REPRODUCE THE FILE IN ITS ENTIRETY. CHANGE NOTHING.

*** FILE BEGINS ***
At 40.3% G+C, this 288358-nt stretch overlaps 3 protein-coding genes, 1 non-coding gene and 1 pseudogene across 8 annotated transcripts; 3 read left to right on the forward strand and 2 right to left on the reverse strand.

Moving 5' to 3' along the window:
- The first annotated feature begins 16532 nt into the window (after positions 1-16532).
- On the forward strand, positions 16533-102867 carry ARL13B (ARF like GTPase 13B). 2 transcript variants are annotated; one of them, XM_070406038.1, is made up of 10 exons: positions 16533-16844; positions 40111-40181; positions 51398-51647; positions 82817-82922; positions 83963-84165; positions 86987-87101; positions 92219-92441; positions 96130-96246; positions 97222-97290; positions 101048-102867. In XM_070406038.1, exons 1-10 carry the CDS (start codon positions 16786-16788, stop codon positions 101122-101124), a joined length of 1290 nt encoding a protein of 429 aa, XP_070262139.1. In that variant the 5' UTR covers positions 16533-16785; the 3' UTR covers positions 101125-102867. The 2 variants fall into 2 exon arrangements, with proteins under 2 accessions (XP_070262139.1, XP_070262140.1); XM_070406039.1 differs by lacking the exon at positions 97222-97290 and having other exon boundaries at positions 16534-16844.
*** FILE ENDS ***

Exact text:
At 40.3% G+C, this 288358-nt stretch overlaps 3 protein-coding genes, 1 non-coding gene and 1 pseudogene across 8 annotated transcripts; 3 read left to right on the forward strand and 2 right to left on the reverse strand.

Moving 5' to 3' along the window:
- The first annotated feature begins 16532 nt into the window (after positions 1-16532).
- On the forward strand, positions 16533-102867 carry ARL13B (ARF like GTPase 13B). 2 transcript variants are annotated; one of them, XM_070406038.1, is made up of 10 exons: positions 16533-16844; positions 40111-40181; positions 51398-51647; positions 82817-82922; positions 83963-84165; positions 86987-87101; positions 92219-92441; positions 96130-96246; positions 97222-97290; positions 101048-102867. In XM_070406038.1, exons 1-10 carry the CDS (start codon positions 16786-16788, stop codon positions 101122-101124), a joined length of 1290 nt encoding a protein of 429 aa, XP_070262139.1. In that variant the 5' UTR covers positions 16533-16785; the 3' UTR covers positions 101125-102867. The 2 variants fall into 2 exon arrangements, with proteins under 2 accessions (XP_070262139.1, XP_070262140.1); XM_070406039.1 differs by lacking the exon at positions 97222-97290 and having other exon boundaries at positions 16534-16844.